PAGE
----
Labour was the first of the three largest parties to issue their manifesto
Labour have been criticised for not making its manifesto available to blind people and those with learning difficulties more quickly.
Disability charity Scope said the Conservatives and Lib Dems had issued their manifestos in braille and audio versions but Labour had yet to do so.
It said this was "disappointing" given the number of people reliant on them.
Labour said they would release these alternative formats shortly.
Before the campaign began, parties were urged to produce manifestos in an easy to understand form, including visual material where possible, for people with learning disabilities.
Charities said the lack of suitable formats was one of the main reasons why voting rates among those with learning difficulties was much lower than the population as a whole.
After the three parties published their respective documents, Scope said it was important they were accessible to the estimated 15,000 disabled voters in each constituency.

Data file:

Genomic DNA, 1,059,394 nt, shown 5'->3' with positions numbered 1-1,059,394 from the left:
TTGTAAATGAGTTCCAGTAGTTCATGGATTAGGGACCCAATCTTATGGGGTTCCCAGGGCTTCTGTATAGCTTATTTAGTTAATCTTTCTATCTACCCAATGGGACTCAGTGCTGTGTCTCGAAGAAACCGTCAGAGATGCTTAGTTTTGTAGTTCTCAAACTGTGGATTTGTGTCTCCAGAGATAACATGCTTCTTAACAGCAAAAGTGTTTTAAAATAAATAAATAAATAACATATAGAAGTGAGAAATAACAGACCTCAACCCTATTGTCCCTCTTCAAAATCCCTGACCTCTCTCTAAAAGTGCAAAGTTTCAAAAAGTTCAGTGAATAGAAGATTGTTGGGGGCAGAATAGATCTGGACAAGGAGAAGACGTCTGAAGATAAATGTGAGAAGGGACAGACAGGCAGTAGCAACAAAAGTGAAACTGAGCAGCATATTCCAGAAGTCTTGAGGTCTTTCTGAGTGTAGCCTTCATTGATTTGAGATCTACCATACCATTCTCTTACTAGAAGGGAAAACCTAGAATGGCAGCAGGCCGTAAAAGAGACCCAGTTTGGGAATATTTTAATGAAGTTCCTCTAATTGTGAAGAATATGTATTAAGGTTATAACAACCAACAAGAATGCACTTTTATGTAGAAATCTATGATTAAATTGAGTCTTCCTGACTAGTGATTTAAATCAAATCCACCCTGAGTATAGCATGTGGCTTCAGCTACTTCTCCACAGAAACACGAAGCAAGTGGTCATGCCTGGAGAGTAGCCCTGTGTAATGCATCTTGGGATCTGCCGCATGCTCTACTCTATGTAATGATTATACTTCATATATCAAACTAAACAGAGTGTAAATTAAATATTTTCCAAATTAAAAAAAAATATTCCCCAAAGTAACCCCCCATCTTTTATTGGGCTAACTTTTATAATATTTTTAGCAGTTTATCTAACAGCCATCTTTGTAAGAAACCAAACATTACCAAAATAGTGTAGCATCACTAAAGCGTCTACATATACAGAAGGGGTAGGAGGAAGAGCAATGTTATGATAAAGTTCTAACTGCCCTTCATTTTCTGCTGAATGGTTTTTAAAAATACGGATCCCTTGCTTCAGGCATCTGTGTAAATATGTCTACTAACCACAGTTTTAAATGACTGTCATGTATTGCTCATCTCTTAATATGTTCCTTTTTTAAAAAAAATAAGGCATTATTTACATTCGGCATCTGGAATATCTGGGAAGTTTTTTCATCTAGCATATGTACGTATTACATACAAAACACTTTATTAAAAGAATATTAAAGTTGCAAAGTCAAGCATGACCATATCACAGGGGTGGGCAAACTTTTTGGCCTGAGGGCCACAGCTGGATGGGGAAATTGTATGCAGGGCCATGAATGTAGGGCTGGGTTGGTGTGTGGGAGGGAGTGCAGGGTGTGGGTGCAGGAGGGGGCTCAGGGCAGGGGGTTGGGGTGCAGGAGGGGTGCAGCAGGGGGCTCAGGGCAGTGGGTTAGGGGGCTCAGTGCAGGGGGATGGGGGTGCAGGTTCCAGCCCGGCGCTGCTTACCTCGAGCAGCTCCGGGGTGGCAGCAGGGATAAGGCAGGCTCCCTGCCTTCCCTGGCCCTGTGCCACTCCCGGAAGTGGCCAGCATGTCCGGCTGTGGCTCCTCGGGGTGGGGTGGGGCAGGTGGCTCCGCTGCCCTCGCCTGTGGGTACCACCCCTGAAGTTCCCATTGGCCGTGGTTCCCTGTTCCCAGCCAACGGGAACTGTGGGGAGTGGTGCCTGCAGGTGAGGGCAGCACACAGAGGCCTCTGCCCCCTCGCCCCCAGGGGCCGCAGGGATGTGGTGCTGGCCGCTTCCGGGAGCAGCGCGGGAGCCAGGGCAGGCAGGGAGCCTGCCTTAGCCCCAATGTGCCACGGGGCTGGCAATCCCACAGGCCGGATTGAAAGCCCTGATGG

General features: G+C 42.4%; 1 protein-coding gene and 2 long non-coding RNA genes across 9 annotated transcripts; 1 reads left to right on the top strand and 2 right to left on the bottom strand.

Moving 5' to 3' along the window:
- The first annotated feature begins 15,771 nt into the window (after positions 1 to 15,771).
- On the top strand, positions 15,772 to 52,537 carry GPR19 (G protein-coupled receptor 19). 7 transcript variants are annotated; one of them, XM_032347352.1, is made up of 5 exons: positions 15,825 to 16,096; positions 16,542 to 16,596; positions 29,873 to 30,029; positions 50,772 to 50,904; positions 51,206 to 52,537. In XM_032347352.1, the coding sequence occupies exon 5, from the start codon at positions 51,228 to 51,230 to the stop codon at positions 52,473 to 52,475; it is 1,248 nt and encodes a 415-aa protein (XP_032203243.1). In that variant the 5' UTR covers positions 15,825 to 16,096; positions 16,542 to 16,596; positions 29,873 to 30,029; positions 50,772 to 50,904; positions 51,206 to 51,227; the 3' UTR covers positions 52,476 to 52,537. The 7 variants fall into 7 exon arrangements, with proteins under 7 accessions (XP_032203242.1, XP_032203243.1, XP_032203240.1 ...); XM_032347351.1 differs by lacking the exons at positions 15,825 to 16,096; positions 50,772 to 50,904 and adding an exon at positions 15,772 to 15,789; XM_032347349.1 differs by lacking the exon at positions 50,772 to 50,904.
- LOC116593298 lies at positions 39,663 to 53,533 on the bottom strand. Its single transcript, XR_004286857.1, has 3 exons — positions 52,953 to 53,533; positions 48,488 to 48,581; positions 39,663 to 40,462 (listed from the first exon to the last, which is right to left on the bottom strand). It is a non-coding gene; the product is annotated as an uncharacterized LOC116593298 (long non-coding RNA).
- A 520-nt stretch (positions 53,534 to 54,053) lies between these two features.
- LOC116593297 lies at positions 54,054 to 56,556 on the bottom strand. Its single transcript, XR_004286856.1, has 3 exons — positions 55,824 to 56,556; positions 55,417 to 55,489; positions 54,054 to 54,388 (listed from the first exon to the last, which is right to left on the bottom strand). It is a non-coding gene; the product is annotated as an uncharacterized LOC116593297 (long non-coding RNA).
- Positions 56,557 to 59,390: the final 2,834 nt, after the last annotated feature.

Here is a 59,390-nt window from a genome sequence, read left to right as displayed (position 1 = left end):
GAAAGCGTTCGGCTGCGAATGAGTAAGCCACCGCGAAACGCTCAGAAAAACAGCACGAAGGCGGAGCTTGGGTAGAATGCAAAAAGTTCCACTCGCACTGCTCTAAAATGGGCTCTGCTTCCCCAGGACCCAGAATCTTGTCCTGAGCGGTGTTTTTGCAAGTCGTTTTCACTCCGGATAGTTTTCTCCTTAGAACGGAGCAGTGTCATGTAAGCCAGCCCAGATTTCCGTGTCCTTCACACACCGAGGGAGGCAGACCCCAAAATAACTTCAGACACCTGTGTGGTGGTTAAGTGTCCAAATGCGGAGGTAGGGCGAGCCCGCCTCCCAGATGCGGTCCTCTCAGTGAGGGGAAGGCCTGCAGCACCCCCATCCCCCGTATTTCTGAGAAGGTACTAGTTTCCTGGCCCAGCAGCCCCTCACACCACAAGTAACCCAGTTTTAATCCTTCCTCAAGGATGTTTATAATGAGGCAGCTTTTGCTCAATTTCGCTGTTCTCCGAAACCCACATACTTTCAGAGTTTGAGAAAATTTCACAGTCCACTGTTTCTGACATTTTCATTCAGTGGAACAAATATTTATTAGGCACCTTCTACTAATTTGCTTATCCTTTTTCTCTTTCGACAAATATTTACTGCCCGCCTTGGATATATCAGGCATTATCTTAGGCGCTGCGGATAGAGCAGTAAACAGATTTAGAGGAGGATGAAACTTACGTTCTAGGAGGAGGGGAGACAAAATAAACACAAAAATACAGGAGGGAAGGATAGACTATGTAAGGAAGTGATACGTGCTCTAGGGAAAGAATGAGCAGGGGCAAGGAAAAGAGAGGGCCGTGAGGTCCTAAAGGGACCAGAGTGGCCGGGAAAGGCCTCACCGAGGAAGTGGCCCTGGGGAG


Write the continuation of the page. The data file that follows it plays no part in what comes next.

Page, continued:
"While both the Liberal Democrats and Conservatives have produced their manifesto in alternative formats, including EasyRead for voters with learning difficulties and audio, disappointingly the Labour manifesto is currently not available in these formats," its spokeswoman said.
A Labour spokesman said alternative formats had been produced, with the audio version recorded by actor Richard Wilson.
"We are making Labour's manifesto available in braille, audio, Text File and EasyRead as well as in the standard edition which is already on Labour's website," he said.
"Braille copies are arriving over the next day or two and will be made available via our campaign shop."